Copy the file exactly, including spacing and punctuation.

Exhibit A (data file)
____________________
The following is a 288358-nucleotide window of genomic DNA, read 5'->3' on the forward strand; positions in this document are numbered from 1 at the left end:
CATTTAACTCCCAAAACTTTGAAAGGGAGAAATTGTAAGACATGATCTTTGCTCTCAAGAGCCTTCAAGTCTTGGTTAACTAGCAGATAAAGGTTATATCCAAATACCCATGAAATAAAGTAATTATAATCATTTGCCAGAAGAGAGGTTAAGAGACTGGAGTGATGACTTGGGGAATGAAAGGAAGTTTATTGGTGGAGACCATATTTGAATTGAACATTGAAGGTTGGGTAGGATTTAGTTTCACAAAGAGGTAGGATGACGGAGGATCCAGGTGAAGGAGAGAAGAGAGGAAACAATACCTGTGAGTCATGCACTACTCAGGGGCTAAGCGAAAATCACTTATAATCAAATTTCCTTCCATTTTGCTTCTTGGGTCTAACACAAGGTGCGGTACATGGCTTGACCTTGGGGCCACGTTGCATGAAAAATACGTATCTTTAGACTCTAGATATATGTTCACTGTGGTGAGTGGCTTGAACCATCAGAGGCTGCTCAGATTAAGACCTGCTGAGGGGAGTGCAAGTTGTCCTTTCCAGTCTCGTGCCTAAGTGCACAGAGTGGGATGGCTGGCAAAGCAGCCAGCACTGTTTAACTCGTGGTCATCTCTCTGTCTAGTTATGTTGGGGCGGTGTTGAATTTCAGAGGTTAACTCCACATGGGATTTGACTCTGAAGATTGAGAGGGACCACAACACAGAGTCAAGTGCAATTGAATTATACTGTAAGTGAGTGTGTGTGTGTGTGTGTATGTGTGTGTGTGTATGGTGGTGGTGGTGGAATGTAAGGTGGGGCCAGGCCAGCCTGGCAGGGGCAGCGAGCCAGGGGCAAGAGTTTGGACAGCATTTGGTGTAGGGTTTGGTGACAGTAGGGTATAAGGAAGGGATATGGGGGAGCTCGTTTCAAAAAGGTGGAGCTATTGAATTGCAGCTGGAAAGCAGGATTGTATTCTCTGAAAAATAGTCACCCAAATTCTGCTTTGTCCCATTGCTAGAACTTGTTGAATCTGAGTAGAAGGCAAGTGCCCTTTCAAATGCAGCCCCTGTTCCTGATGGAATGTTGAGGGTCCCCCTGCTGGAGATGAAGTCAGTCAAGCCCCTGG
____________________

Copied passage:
The following is a 288358-nucleotide window of genomic DNA, read 5'->3' on the forward strand; positions in this document are numbered from 1 at the left end:
CATTTAACTCCCAAAACTTTGAAAGGGAGAAATTGTAAGACATGATCTTTGCTCTCAAGAGCCTTCAAGTCTTGGTTAACTAGCAGATAAAGGTTATATCCAAATACCCATGAAATAAAGTAATTATAATCATTTGCCAGAAGAGAGGTTAAGAGACTGGAGTGATGACTTGGGGAATGAAAGGAAGTTTATTGGTGGAGACCATATTTGAATTGAACATTGAAGGTTGGGTAGGATTTAGTTTCACAAAGAGGTAGGATGACGGAGGATCCAGGTGAAGGAGAGAAGAGAGGAAACAATACCTGTGAGTCATGCACTACTCAGGGGCTAAGCGAAAATCACTTATAATCAAATTTCCTTCCATTTTGCTTCTTGGGTCTAACACAAGGTGCGGTACATGGCTTGACCTTGGGGCCACGTTGCATGAAAAATACGTATCTTTAGACTCTAGATATATGTTCACTGTGGTGAGTGGCTTGAACCATCAGAGGCTGCTCAGATTAAGACCTGCTGAGGGGAGTGCAAGTTGTCCTTTCCAGTCTCGTGCCTAAGTGCACAGAGTGGGATGGCTGGCAAAGCAGCCAGCACTGTTTAACTCGTGGTCATCTCTCTGTCTAGTTATGTTGGGGCGGTGTTGAATTTCAGAGGTTAACTCCACATGGGATTTGACTCTGAAGATTGAGAGGGACCACAACACAGAGTCAAGTGCAATTGAATTATACTGTAAGTGAGTGTGTGTGTGTGTGTGTATGTGTGTGTGTGTATGGTGGTGGTGGTGGAATGTAAGGTGGGGCCAGGCCAGCCTGGCAGGGGCAGCGAGCCAGGGGCAAGAGTTTGGACAGCATTTGGTGTAGGGTTTGGTGACAGTAGGGTATAAGGAAGGGATATGGGGGAGCTCGTTTCAAAAAGGTGGAGCTATTGAATTGCAGCTGGAAAGCAGGATTGTATTCTCTGAAAAATAGTCACCCAAATTCTGCTTTGTCCCATTGCTAGAACTTGTTGAATCTGAGTAGAAGGCAAGTGCCCTTTCAAATGCAGCCCCTGTTCCTGATGGAATGTTGAGGGTCCCCCTGCTGGAGATGAAGTCAGTCAAGCCCCTGG